A wake-up call for young protesters in Hong Kong
Dr. Summer
Residents offer flowers to mourn the death of a 70-year-old sanitation worker killed by rioters in Sheung Shui of Hong Kong, China, Nov. 19, 2019. /Xinhua

Residents offer flowers to mourn the death of a 70-year-old sanitation worker killed by rioters in Sheung Shui of Hong Kong, China, Nov. 19, 2019. /Xinhua

Editor's note: Dr. Summer, who has a doctoral degree in communications from the Communication University of China, has been working in the field of international journalism for 30 years. The article reflects the author's opinions, and not necessarily the view of CGTN. 

The U.S. Senate on Tuesday passed the "Hong Kong Human Rights and Democracy Act," which, if it becomes law, would require the State Department to certify at least once a year whether Hong Kong should keep its special status granted by Washington. The vote came after Hong Kong police tried to remove a group of hardcore rioters who occupied the Hong Kong Polytechnic University and set fire to the campus over the weekend.

Meanwhile, the self-proclaimed leader of the radical protesters in Hong Kong Joshua Wong tried to justify their use of violence during an interview in Germany on last Sunday. "We won't achieve our goals through purely peaceful protest alone," he said.

I think the recent developments should serve as a wake-up call for many of the young people who joined the protests or even riots in Hong Kong during the past few months.

Firstly, the radicals do not want real democracy but are disrupting the political system and social order in Hong Kong for their political agenda. 

The initial demonstrations started in June were against the legislative process of the Fugitive Offenders and Mutual Legal Assistance in Criminal Matters Legislation (Amendment) Bill 2019. In early July, some angry protesters stormed Hong Kong's Legislative Council Complex and vandalized the building. 

In an attempt to bring an end to disputes over the proposed fugitive extradition law amendment, Chief Executive Carrie Lam announced the end of the amendment bill. She even offered to meet with the demonstrators to discuss ways to improve the city's economic development and social progress. But the radicals turned down the offer — they put forward more political demands in the name of democracy. When they did not get what they wanted, they organized more violent activities in wider areas in the city.

They assaulted police who were on site to maintain law and order. Some rioters even abused and attacked people with opposing views. With support from certain Western political forces, the original demonstrations became a means for the radicals to implement a type of "democratic terrorism", which means they used terrorist tactics to fulfill their political goal — to oust the elected officials of the Hong Kong Special Administrative Region government and take over.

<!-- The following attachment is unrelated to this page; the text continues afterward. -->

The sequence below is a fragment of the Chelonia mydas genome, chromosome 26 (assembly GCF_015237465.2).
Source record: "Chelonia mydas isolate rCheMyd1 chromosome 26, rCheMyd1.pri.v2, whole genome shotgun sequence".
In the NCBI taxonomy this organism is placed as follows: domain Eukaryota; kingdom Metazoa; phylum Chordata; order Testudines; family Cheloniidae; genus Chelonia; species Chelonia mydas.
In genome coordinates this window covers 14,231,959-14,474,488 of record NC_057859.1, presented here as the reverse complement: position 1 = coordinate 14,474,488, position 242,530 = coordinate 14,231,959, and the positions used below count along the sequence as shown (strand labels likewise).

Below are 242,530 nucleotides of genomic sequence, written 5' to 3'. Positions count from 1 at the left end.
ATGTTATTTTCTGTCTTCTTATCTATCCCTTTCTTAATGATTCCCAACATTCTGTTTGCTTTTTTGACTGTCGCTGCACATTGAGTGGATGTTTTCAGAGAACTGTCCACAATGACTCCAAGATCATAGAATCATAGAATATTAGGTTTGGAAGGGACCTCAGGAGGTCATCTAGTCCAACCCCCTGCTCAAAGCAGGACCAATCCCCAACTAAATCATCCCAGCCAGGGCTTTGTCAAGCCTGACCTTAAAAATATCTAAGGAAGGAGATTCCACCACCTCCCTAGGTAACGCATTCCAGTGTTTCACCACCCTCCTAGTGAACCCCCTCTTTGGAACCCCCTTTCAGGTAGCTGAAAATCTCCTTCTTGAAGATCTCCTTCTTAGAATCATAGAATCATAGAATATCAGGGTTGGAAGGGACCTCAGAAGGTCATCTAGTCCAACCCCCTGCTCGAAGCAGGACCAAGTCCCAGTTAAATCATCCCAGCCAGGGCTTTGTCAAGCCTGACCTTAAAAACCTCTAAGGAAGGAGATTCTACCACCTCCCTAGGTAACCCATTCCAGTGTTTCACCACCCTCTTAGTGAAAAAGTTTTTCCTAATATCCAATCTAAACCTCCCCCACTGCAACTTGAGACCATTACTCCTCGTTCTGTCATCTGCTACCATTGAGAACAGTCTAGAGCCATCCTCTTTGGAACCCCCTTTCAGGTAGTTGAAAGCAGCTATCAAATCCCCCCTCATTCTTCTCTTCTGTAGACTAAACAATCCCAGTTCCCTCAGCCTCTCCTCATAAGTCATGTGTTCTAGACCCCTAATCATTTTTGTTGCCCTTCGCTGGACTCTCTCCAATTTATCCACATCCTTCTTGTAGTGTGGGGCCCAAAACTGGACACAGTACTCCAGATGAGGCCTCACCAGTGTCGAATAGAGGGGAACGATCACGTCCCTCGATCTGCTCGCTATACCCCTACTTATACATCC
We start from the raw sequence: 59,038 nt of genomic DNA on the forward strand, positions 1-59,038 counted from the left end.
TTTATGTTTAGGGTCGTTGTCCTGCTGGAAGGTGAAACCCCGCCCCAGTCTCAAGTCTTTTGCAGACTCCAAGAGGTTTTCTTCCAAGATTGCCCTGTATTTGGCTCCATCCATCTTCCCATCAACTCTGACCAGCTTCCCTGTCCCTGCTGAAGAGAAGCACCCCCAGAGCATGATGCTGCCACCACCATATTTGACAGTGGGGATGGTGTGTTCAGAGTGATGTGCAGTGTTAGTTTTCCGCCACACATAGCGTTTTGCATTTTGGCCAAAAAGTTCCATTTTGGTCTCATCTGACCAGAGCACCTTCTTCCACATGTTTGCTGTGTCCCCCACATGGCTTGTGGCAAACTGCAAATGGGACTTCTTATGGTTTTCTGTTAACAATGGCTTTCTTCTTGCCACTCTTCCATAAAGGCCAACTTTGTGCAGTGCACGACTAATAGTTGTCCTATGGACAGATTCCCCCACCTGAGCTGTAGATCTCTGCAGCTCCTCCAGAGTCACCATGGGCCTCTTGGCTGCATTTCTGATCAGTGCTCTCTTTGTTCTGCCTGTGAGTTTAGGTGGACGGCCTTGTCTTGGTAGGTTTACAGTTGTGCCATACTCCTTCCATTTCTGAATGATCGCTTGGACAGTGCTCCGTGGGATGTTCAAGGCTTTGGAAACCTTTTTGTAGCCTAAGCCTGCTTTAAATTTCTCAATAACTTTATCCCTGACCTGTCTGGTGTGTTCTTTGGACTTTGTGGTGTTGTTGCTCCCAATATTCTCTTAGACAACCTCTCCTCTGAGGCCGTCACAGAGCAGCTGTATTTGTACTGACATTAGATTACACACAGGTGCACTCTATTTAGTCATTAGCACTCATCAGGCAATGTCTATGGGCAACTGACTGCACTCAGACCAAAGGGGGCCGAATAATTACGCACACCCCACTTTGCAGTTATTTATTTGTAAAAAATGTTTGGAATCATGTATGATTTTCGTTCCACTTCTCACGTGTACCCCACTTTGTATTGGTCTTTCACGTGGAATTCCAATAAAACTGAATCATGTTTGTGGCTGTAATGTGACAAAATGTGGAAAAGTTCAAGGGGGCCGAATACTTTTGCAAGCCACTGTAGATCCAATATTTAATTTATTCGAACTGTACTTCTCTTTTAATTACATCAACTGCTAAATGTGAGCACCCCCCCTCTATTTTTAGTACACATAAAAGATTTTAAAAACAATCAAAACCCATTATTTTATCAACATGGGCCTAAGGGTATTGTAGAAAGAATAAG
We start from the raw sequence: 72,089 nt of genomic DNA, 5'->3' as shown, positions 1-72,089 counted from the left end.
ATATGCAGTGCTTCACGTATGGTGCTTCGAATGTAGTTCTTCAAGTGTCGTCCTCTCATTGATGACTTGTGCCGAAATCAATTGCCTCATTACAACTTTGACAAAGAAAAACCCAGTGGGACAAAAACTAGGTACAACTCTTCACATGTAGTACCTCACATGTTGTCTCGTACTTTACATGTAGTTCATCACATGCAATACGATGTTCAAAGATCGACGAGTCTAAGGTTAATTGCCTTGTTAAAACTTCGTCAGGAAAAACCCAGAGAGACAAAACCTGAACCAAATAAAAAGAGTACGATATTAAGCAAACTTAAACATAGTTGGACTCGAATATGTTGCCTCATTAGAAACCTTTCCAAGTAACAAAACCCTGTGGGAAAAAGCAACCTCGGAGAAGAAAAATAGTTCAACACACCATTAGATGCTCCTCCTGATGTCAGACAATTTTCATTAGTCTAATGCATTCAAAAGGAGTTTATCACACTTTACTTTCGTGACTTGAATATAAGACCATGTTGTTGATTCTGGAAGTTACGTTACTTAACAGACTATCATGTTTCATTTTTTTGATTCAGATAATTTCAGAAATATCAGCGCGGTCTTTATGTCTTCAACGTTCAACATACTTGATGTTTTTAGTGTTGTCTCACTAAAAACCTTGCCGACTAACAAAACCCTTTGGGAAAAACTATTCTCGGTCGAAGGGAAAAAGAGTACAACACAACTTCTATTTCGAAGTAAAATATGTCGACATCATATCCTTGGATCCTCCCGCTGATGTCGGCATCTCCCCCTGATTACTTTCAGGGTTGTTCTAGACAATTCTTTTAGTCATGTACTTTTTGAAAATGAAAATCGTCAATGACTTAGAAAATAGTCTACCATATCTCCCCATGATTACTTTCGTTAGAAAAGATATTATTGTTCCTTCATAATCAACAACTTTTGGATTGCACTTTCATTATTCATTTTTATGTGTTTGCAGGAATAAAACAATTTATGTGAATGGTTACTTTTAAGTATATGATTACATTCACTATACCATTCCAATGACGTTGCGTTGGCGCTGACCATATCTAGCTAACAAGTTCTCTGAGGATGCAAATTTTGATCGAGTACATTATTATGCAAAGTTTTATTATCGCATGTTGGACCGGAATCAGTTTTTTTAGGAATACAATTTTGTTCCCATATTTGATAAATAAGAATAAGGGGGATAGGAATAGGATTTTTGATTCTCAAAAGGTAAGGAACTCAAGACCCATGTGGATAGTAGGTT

Hong Kong police brief the media during a press briefing in Hong Kong, China, Nov. 19, 2019. /Xinhua

Hong Kong police brief the media during a press briefing in Hong Kong, China, Nov. 19, 2019. /Xinhua

Secondly, when they failed in their political goal to overthrow the SAR government, these radicals carried out another scheme — to disrupt the public order to sabotage the city's economy.

Since July, the radicals have started well-organized violence and riots throughout the city. A Reuters story reports: "We just want to affect the Hong Kong economy to let the government know we are serious about our demands," said a 21- year-old student named Lee, who had spent the night making petrol bombs at City University of Hong Kong. The city's transportation, schools and many businesses have been forced to close, pushing the once prosperous financial hub to the "brink of a total breakdown."

As if the damage was not enough, a few representatives of the rioters went to the United States last month, begging the U.S. lawmakers to pass legislation to end Hong Kong's special trading status with the United States in order to exert external pressures for their purpose.

The small group included Denise Ho and Joshua Wong, two core figures behind the turmoil. The pair's statements were mostly based on assumptions. A closer look has revealed their true intentions.

Denise Ho is not a Hong Kong resident. She immigrated to Montreal, Canada, a long time ago. The reason she chose the United States is that, in her own words, it is "the only country that has the power to confront China."

Her purpose is to create a confrontation between the U.S. and China and is eager to see the "ripple effect on other countries." Her real intention is to hinder China's development and seek political capitals by using U.S.' intervention.

Joshua Wong speculated that the HKSAR government "could take draconian measures that include shutting down the internet or the public transportation system" and that Beijing may "take harsher actions" against Hong Kong, including "sending in tanks."

As a matter of fact, it is the radical protesters who have been smashing public infrastructure and blocking public transportation systems in Hong Kong for months.

All is clear now that the radical protesters are cooperating with outside political forces to disable Hong Kong. Joshua Wong and his likes are not interested in building a better Hong Kong, but fighting for their own gains in the name of human rights and democracy.

Hong Kong's future can only be bright with concerted efforts from all local residents who genuinely love and care about the city, including young people who participated in initial demonstrations.

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